Manu’s authority continues in this manner even today. For instance, in a book published by the Government of India in 1980 and reprinted in 2000, Prasanta Bihari Mukharji, former chief justice of the Calcutta High Court, redescribed Manu’s prohibitions on the different varnas (without ever mentioning caste) thus: “The remarkable significance of Manu’s social philosophy lies in his emphasis on biology and eugenics to produce the right type of responsible members of orderly human society...Hybridisation destroys the basic material of the human being and Manu describes it as the major cause of the decline and destruction of state and society.”

Vocal criticism against the Manusmriti as legislating the degradation of non-Brahmin castes through Varnashrama Dharma, the backbone of casteism, was a daily refrain of the Self-Respect Movement. Ramasamy argued: “If there is no varnashrama dharma, there is no ground to talk about Hindu religion.” As early as 1922, when still a nationalist, he advocated burning the Manusmriti. Treating Varnashrama Dharma as the fundamental institution of Hinduism, he claimed the Bhagavad Gita and the Ramayana too legitimated and propagated Manu’s caste codes.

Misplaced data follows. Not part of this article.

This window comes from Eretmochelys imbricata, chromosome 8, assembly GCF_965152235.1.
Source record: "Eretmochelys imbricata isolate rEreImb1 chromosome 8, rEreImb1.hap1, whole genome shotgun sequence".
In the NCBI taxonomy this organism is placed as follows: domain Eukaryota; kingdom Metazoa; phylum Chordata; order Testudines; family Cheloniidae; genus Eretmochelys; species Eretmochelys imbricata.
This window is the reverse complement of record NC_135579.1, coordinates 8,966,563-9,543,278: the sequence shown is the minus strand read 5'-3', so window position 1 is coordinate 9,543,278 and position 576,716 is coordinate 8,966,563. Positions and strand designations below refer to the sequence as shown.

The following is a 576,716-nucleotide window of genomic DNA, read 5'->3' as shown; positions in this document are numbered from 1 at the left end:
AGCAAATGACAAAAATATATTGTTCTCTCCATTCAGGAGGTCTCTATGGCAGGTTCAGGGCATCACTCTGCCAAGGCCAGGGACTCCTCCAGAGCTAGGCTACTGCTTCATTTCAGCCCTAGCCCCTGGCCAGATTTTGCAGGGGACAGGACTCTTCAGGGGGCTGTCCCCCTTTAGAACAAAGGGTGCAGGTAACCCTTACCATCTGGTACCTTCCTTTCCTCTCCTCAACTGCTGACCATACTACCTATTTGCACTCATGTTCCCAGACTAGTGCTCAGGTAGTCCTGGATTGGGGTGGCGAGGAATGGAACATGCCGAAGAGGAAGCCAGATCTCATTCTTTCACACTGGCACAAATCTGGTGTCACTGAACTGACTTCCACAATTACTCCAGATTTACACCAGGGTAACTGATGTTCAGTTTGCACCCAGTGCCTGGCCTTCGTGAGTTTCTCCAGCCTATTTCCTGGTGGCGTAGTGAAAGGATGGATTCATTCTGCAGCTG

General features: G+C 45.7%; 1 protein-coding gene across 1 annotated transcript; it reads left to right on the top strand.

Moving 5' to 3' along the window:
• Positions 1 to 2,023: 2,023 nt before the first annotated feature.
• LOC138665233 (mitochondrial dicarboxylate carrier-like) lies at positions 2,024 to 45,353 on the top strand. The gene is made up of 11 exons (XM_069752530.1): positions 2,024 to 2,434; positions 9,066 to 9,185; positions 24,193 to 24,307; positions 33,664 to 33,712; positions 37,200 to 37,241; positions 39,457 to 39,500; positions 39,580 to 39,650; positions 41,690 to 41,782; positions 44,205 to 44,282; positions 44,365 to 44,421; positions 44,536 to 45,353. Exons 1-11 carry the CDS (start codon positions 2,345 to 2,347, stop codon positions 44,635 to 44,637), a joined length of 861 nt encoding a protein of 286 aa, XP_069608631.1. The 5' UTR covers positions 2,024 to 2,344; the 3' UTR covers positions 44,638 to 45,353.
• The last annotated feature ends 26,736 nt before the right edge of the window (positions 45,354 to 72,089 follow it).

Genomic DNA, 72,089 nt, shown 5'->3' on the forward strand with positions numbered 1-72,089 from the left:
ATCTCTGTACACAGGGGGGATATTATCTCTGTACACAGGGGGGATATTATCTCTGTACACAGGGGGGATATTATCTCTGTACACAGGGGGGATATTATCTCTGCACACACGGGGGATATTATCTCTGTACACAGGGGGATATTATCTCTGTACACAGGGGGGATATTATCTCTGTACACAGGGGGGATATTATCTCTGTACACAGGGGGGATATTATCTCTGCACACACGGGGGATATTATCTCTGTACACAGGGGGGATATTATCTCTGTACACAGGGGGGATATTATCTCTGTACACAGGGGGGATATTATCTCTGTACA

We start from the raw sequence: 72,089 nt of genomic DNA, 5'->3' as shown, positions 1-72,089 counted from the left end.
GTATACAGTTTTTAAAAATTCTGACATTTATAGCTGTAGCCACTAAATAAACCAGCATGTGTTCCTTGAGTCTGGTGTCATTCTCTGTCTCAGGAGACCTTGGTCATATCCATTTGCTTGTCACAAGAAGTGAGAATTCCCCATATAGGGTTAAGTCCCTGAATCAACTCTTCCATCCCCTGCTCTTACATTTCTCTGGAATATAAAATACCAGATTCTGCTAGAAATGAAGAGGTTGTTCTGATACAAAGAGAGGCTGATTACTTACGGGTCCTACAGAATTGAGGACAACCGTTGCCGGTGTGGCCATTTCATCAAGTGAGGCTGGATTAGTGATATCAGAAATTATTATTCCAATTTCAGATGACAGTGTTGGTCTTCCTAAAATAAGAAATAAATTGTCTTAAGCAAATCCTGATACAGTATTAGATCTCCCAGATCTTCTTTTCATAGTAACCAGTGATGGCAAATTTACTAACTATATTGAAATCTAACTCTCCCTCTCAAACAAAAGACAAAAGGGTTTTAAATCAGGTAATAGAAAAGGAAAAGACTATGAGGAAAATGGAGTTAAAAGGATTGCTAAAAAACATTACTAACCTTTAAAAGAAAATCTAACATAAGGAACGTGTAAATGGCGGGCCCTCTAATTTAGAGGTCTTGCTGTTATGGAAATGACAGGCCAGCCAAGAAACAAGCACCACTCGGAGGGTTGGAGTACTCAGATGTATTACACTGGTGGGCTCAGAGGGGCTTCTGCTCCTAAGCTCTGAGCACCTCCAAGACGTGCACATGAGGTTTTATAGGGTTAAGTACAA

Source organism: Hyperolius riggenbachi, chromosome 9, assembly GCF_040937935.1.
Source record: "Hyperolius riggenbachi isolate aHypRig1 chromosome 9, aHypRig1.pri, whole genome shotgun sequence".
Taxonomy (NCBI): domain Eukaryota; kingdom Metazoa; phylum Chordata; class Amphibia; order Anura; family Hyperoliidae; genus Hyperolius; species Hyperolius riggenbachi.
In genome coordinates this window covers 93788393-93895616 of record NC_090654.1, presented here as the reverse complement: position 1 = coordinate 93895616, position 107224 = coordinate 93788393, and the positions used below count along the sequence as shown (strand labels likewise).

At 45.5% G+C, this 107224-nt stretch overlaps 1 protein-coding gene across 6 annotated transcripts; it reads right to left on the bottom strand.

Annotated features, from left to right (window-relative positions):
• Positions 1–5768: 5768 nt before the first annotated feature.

Ramasamy was well aware of the importance that the Bhagavad Gita had gained over time in the Brahminic national imagination.

Endorsing BR Ambedkar’s criticism of the Gita, he noted: “Beginning from Gandhi to Achariyar [C Rajagopalachari], it has become the task of prominent High Court judges and important men to praise the Gita. Further it is considered in this country an honour to produce commentaries on the Gita and to translate it into English.” (Rajagopalachari had in fact published his commentaries on the Gita in 1937.) One may also recall here that one of the declarations that any non-Brahmin aspirant to membership of the League of Liberal Brahmins had to make was – “I have studied the Bhagavad Gita and I believe in the philosophy and ethics of the Vedic religion as taught therein.” Contrary to such elite enthusiasm, Ramasamy treated the Gita as a text endorsing Varnashrama Dharma. Explicating how it affirmed the caste system he noted in 1934: “The words of “God” which appear in the Bhagavad Gita approve of it [caste]: “I created the four varnas. I created the dharmas (duties) to be carried out by respective castes. If anyone does not follow his duty, I will put him in hell.” Lord Krishna, the philosophical god of the Hindus, has uttered these words...Can those who believe that Krishna is a god or that the Gita is his prophecy eradicate caste?”

Excerpted with permission from Brahmin and Non-Brahmin: Genealogies of the Tamil Political Present, MSS Pandian, Permanent Black and Ashoka University.